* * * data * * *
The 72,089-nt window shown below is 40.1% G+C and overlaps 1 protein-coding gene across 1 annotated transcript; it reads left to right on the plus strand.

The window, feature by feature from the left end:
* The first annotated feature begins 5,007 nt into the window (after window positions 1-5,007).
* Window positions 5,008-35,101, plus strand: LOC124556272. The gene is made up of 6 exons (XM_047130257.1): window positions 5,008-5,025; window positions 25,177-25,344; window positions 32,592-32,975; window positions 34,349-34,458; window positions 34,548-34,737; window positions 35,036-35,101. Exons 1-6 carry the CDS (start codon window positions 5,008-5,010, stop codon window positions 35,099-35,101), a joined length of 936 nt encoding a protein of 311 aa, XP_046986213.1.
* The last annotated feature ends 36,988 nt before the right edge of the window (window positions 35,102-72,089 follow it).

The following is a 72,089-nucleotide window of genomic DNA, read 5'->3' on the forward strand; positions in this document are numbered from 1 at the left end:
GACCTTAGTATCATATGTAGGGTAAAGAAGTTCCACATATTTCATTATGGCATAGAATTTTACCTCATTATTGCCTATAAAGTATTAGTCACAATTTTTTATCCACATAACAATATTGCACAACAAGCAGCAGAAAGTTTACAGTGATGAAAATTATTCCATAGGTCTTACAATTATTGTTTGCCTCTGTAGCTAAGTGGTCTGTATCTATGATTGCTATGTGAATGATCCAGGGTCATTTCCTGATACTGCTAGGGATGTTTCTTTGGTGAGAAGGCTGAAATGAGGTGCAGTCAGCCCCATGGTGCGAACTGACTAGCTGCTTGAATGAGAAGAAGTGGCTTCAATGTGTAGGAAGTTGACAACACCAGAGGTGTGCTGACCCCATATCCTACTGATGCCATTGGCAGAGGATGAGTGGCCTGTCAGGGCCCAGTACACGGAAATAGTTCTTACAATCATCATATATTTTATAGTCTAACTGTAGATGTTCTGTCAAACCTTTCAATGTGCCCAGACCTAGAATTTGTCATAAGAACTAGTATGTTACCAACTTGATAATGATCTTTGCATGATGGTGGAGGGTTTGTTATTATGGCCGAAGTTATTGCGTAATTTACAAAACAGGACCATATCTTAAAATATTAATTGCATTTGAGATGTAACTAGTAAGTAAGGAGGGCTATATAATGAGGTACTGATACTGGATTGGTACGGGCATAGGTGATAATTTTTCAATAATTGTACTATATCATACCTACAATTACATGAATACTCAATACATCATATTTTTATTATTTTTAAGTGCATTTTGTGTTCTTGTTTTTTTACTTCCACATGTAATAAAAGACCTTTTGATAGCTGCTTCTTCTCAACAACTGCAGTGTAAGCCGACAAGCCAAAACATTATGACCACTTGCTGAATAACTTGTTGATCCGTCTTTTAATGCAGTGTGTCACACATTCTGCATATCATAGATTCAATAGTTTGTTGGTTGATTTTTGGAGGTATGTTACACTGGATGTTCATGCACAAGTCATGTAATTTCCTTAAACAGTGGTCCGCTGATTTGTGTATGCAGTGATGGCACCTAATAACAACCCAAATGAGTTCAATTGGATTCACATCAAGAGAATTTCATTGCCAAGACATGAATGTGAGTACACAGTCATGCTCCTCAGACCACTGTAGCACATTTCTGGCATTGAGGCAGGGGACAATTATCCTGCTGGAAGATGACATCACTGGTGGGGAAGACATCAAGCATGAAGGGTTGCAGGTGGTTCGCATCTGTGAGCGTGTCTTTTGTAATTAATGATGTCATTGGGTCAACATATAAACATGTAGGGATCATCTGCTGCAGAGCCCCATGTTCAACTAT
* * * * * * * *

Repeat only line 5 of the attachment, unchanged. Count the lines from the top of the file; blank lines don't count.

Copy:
* The last annotated feature ends 36,988 nt before the right edge of the window (window positions 35,102-72,089 follow it).